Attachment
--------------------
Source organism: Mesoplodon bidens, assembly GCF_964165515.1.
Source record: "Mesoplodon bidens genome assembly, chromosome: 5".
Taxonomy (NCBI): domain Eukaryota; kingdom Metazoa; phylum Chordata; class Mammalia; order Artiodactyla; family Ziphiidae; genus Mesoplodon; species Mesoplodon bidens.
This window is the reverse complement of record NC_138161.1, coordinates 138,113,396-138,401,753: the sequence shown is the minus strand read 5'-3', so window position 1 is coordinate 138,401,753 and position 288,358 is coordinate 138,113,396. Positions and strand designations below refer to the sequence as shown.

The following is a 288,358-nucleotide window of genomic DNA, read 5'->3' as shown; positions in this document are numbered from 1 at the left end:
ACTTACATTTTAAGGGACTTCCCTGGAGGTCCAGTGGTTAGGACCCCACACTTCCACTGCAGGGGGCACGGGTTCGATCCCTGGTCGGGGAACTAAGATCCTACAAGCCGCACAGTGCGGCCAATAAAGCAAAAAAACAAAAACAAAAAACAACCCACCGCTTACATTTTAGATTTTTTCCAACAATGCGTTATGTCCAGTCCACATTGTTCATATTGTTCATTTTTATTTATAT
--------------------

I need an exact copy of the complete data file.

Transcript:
Source organism: Mesoplodon bidens, assembly GCF_964165515.1.
Source record: "Mesoplodon bidens genome assembly, chromosome: 5".
Taxonomy (NCBI): domain Eukaryota; kingdom Metazoa; phylum Chordata; class Mammalia; order Artiodactyla; family Ziphiidae; genus Mesoplodon; species Mesoplodon bidens.
This window is the reverse complement of record NC_138161.1, coordinates 138,113,396-138,401,753: the sequence shown is the minus strand read 5'-3', so window position 1 is coordinate 138,401,753 and position 288,358 is coordinate 138,113,396. Positions and strand designations below refer to the sequence as shown.

The following is a 288,358-nucleotide window of genomic DNA, read 5'->3' as shown; positions in this document are numbered from 1 at the left end:
ACTTACATTTTAAGGGACTTCCCTGGAGGTCCAGTGGTTAGGACCCCACACTTCCACTGCAGGGGGCACGGGTTCGATCCCTGGTCGGGGAACTAAGATCCTACAAGCCGCACAGTGCGGCCAATAAAGCAAAAAAACAAAAACAAAAAACAACCCACCGCTTACATTTTAGATTTTTTCCAACAATGCGTTATGTCCAGTCCACATTGTTCATATTGTTCATTTTTATTTATAT